I was looking at the calendar this week and realized that today is both the winter solstice and a full moon. I started to think how I could make an image that would capture the idea of the shortest day (or longest night if you prefer) of the year.
I was out early this morning with the moon hanging in the clear western sky, it was still quite dark at 5:30am and I went to a spot where I knew I could get an image looking down river toward the setting moon. I got to the spot only to find that area closed by construction and by the time I found another spot with a similar view it was far to late to try a big camera image.
I thought about the possibility of a mid-day image looking up at the cloudless sky, but as the day went on clouds blew in, the temps dropped, and I still did not have it.
Finally, thick clouds were moving fast as evening approached and I hoped I might get lucky enough to catch some color at sunset. I set up along the river in a cold biting wind and waited. The sky was dark. The cold wind was blowing. The clouds raced by. Then suddenly there was just a hint of color in a small spot in the west, a touch of red in an otherwise dark brooding sky. These were perfect conditions for an image.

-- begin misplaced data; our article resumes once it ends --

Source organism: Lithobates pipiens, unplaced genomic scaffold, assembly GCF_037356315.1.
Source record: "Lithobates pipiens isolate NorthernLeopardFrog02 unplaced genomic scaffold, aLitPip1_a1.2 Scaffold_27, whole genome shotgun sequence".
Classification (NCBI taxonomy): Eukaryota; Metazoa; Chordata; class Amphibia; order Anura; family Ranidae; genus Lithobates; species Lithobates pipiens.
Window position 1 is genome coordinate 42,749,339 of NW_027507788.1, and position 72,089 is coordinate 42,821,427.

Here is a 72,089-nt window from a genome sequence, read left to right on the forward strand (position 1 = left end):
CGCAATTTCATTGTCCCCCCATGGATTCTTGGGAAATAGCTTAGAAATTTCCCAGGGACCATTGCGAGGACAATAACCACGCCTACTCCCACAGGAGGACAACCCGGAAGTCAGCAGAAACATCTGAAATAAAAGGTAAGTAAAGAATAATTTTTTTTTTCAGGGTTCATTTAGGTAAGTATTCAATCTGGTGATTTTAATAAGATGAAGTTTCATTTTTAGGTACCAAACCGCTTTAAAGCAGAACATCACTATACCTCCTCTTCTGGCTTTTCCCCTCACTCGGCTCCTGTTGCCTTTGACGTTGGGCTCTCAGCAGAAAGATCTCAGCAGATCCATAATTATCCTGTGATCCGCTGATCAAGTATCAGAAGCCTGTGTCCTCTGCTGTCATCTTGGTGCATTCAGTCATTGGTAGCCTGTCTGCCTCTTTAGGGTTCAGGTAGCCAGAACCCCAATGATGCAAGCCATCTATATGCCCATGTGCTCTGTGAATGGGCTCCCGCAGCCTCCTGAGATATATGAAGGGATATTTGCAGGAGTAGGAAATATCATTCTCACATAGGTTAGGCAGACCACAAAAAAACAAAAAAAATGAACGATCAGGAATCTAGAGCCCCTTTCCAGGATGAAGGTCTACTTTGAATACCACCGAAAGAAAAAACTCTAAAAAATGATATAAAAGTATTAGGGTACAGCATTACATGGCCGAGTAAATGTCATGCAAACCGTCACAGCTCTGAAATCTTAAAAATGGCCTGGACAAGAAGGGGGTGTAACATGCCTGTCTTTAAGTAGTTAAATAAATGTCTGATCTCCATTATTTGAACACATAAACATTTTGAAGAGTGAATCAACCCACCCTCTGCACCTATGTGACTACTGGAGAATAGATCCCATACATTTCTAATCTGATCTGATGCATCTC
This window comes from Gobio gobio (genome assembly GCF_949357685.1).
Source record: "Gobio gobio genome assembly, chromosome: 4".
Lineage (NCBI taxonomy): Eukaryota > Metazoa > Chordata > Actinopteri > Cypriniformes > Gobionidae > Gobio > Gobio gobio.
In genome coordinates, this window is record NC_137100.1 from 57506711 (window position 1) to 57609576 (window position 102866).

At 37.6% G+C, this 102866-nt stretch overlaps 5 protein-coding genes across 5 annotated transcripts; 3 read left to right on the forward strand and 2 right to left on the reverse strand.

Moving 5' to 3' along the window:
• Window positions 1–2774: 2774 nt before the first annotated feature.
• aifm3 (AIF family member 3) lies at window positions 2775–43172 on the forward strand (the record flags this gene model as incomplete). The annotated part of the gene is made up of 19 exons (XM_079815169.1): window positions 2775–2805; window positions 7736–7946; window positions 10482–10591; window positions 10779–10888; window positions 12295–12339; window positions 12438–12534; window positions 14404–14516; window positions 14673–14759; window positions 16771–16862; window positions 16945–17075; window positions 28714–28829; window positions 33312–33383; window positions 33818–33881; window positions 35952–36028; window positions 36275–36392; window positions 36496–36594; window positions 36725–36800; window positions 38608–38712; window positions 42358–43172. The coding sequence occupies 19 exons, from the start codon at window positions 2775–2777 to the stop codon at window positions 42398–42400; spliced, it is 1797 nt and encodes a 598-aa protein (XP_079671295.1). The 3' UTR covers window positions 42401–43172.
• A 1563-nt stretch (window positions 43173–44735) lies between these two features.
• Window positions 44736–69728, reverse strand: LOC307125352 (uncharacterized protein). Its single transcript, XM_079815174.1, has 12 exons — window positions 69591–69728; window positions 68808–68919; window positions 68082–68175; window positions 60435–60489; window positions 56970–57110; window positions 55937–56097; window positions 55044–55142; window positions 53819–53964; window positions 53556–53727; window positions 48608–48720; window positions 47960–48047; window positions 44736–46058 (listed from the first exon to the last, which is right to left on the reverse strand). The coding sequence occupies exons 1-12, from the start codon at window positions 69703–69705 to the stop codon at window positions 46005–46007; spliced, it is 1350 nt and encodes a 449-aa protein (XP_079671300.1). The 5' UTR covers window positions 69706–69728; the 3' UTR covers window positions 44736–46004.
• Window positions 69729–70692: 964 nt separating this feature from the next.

I wanted a lot of sky to show the thick heavy overcast clouds. I framed the camera to put the small patch of red in the corner of the image and just a small strip of ground at the bottom. This image was all about the clouds, the wind, and the hint of a sunset. I wanted a long exposure so the clouds were a blur across the sky and stopped down the lens. I composed, focused, set the time and was ready. I had it. This was the way to make an image for what this day was.
The day and the conditions all came together at the right moment to end the day with an image.
Then the light faded and the shortest day came to an end. The longest night was starting. It was cold. It was windy. It was now winter.